Katy Lederer

All articles by this author

Eating the Frog

Eating the Frog

David Wallace-Wells's new book is one of the few honest accounts of the costs, both tangible and metaphorical, of global warming.

David Wallace-Wells’s new book, The Uninhabitable Earth: Life After Warming, reads at once as an innovative look at manmade climate change and also as old news. As Wallace-Wells himself states at points, not much in his book is new. Even the scariest near-term predictions and assessments, like the possibility that “should the planet warm 3.7 degrees . . . climate change damages could total $551 trillion—nearly twice as much wealth as exists in the world today,” or that, at the upper-end of temperature predictions for the end of this century, “humans at the equator and in the tropics would not be able to move around without dying” have been accessible to the general public online or in academic articles and assessments. What is new is the candor of the narrative and relative impassivity with which Wallace-Wells, a career journalist, elucidates the distressing implications of the facts that he reports.

Carbonated

Carbonated

William T. Vollmann confronts climate change

Carbon Ideologies does not appear to aspire to readability. The primer’s level of technical detail simply doesn’t justify the hemorrhaging of readers it will unquestionably induce. It should have been published online, along with the notes. The section on Fukushima makes a certain amount of chronological sense (the disaster occurred in 2011, as Vollmann was embarking on the project), but from a conceptual and narrative point of view it is misplaced. For one thing, this leg of the project doesn’t fit neatly under the heading of a “carbon ideology.” The argument seems to be that, once we have come to terms with the damage we are doing to the atmosphere with our overuse of carbon fuels, we will move onto newfangled forms of energy that are equally destructive, albeit in different ways. But then why not include all this at the end, as a disconcerting epilogue?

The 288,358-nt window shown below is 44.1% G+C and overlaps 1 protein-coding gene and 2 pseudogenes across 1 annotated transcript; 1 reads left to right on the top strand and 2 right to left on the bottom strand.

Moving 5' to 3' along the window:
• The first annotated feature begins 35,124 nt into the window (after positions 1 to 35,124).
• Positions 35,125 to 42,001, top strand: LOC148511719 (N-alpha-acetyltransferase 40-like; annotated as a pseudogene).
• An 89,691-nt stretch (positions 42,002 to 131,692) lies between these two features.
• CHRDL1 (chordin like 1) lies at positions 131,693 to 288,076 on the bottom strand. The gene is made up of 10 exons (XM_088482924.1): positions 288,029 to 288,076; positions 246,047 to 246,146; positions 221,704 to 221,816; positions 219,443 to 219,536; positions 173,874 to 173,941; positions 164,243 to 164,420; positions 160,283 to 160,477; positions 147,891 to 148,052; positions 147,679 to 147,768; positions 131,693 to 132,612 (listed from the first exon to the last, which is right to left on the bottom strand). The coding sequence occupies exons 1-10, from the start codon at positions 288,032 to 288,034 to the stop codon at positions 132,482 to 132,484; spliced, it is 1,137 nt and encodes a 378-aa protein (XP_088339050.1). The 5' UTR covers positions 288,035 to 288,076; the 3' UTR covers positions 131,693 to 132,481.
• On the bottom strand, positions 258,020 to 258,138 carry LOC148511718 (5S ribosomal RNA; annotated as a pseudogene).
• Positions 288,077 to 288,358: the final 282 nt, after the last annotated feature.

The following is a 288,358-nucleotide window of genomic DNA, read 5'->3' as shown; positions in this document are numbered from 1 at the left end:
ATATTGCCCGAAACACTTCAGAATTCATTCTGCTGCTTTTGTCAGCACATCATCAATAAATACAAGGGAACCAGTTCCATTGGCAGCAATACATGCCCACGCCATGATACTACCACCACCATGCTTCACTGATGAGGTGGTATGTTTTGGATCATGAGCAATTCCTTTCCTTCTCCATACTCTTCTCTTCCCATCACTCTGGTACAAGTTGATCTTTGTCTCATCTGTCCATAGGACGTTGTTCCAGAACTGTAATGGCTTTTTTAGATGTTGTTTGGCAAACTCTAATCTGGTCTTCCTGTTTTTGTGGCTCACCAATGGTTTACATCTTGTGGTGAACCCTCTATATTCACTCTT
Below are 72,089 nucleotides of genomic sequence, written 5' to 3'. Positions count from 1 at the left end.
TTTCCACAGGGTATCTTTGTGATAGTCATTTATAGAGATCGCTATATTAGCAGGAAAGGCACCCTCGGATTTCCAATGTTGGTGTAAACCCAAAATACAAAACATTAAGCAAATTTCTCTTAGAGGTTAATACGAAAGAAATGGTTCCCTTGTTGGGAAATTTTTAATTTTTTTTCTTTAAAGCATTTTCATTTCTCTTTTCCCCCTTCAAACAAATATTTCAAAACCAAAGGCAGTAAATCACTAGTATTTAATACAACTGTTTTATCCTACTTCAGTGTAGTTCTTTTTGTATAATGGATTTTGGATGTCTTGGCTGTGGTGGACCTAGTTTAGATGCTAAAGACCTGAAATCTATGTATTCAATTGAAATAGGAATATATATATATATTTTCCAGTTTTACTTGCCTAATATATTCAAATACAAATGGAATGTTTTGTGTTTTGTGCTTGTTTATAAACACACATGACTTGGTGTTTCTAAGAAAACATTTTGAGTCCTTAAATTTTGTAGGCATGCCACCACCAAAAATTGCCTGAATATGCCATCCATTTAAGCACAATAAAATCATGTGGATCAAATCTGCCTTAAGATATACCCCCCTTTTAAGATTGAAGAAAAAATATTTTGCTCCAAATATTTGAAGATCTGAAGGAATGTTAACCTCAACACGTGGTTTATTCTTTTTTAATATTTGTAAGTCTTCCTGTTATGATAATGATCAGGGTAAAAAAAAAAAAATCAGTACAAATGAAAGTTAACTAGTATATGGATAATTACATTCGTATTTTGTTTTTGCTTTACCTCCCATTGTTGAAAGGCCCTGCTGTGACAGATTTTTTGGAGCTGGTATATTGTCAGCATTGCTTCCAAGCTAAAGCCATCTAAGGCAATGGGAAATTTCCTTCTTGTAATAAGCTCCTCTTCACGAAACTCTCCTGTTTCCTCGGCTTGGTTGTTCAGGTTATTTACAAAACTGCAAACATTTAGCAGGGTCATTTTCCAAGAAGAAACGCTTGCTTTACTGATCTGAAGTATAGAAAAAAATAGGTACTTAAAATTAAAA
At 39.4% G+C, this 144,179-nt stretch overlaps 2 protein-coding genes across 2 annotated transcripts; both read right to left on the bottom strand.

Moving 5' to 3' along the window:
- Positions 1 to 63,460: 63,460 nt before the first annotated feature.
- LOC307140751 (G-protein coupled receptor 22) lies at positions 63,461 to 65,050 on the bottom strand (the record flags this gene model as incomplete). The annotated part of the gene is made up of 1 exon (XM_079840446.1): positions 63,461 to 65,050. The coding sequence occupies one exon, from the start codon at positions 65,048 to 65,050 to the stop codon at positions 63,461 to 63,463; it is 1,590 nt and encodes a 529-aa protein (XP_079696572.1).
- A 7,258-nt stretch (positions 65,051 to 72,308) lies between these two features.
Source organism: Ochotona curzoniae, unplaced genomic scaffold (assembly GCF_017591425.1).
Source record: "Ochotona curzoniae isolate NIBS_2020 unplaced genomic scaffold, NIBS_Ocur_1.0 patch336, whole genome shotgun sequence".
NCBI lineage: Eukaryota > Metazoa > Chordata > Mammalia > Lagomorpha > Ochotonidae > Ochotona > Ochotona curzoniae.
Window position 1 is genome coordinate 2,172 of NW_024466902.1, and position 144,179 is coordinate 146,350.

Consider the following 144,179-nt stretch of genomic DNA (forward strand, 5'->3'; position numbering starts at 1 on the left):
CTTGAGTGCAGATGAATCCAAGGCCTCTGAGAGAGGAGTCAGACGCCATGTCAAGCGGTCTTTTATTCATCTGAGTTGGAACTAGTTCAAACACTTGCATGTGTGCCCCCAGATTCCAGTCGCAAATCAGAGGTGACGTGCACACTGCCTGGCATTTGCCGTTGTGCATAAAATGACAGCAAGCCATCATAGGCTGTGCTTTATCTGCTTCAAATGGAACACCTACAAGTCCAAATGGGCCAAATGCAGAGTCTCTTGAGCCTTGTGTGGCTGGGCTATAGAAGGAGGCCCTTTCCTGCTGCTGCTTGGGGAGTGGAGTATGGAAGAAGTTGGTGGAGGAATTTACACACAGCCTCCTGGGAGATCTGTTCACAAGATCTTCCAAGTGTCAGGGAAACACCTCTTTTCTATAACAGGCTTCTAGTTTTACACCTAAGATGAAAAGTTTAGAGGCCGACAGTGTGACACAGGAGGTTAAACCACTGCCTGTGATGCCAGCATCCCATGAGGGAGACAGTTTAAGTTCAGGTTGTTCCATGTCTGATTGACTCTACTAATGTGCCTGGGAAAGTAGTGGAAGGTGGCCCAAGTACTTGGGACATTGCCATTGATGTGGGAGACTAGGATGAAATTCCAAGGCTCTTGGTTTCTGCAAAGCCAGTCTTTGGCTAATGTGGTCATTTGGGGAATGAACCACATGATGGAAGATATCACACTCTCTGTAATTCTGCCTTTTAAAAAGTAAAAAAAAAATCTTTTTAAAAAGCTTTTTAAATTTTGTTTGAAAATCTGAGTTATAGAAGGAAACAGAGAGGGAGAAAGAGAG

What is Energy Dominance?

What is Energy Dominance?

The Trump Administration off the leash and unleashing

Trump’s national security strategy, published as a 68-page booklet in December of 2017, stated that one aim of “energy dominance” was to “help our allies and partners become more resilient against those that use energy to coerce,” in effect a realignment of the global energy order away from OPEC and Russia and toward the US. Though this policy rhetoric seemed to dovetail nicely with the call to consider “America First,” it was hardly isolationist. Economically, it was imperialist, encouraging dependence by smaller and developing countries, India in particular, on US fossil fuel supplies, and aiming to shore up our trade deficit with China, which has historically relied on others for their fossil fuels. When Trump recently opened the NATO conference—this even before the apparently meager breakfast of only cheese and pastries was officially served—by rebuking Angela Merkel for approving the Nord Stream 2, a proposed gas pipeline that would run from Russia under the Baltic Sea to Germany, he was in effect accusing her of betraying the alliance.